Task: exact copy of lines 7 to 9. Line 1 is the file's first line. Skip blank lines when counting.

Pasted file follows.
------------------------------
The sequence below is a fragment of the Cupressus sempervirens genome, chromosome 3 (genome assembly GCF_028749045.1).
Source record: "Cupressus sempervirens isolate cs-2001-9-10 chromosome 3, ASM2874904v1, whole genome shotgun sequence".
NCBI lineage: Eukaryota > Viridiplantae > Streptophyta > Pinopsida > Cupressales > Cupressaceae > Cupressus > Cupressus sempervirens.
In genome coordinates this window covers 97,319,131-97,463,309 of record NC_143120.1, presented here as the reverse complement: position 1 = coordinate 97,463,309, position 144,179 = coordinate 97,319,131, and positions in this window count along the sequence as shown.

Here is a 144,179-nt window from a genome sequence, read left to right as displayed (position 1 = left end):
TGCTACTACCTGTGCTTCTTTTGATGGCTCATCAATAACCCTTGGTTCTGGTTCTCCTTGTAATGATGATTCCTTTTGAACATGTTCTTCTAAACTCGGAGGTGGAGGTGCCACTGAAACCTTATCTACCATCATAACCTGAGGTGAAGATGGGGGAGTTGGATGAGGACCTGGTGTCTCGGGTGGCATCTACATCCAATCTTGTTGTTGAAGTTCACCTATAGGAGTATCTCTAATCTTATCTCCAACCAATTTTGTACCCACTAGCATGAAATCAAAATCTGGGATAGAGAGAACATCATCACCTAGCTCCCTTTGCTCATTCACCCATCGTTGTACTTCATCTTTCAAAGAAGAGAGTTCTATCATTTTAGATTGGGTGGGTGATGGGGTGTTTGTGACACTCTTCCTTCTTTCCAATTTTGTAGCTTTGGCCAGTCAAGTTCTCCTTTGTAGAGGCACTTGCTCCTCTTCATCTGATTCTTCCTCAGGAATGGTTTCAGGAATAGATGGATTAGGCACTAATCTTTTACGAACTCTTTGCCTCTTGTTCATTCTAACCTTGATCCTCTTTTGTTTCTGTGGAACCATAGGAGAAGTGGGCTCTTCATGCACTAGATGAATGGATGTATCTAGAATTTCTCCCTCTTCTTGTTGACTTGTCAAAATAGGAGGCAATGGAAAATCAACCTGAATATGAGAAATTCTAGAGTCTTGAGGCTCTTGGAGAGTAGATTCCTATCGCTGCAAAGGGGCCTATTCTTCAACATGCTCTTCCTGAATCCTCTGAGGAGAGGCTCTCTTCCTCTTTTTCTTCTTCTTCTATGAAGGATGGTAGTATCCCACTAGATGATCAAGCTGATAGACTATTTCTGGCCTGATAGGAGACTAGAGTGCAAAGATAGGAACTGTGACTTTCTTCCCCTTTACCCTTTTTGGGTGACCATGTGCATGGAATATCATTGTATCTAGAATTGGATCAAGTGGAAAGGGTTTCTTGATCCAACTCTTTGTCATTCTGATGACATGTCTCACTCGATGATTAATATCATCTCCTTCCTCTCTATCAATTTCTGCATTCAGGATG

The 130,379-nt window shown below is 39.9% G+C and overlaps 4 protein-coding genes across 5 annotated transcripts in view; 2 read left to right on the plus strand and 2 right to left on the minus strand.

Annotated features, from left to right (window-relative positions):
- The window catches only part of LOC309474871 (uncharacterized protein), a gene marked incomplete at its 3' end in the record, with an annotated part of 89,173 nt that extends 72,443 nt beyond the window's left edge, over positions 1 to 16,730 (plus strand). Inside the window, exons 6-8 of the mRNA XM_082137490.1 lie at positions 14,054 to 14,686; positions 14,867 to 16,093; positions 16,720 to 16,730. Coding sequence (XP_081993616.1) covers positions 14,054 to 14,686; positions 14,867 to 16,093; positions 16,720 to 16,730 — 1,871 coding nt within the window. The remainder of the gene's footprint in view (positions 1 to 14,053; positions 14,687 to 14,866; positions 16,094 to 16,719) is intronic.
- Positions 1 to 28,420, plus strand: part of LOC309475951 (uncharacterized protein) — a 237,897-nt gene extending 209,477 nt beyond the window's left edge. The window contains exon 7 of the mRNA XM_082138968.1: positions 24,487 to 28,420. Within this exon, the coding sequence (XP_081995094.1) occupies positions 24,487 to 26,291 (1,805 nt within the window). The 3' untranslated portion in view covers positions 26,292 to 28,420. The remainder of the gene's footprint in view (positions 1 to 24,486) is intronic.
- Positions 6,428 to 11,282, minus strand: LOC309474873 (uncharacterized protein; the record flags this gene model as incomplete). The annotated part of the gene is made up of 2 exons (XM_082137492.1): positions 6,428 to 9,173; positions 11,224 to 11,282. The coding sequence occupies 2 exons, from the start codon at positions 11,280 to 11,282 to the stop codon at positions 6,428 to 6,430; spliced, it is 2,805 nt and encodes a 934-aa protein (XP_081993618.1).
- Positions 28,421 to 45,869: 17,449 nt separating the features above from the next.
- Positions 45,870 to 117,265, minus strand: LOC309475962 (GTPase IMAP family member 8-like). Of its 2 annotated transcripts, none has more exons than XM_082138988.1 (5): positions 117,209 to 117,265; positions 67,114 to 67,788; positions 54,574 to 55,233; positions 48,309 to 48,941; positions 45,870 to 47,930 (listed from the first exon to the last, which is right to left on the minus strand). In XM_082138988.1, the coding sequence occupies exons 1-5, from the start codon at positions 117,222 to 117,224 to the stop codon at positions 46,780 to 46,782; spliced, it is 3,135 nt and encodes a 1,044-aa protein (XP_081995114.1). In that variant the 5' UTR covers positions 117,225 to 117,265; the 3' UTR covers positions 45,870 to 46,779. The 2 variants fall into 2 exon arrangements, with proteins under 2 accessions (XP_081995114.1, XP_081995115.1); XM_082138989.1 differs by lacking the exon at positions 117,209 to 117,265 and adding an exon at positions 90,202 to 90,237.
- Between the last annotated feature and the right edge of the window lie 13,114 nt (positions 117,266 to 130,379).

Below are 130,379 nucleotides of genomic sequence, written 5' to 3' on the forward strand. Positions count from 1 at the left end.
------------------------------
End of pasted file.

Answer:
The 130,379-nt window shown below is 39.9% G+C and overlaps 4 protein-coding genes across 5 annotated transcripts in view; 2 read left to right on the plus strand and 2 right to left on the minus strand.

Annotated features, from left to right (window-relative positions):
- The window catches only part of LOC309474871 (uncharacterized protein), a gene marked incomplete at its 3' end in the record, with an annotated part of 89,173 nt that extends 72,443 nt beyond the window's left edge, over positions 1 to 16,730 (plus strand). Inside the window, exons 6-8 of the mRNA XM_082137490.1 lie at positions 14,054 to 14,686; positions 14,867 to 16,093; positions 16,720 to 16,730. Coding sequence (XP_081993616.1) covers positions 14,054 to 14,686; positions 14,867 to 16,093; positions 16,720 to 16,730 — 1,871 coding nt within the window. The remainder of the gene's footprint in view (positions 1 to 14,053; positions 14,687 to 14,866; positions 16,094 to 16,719) is intronic.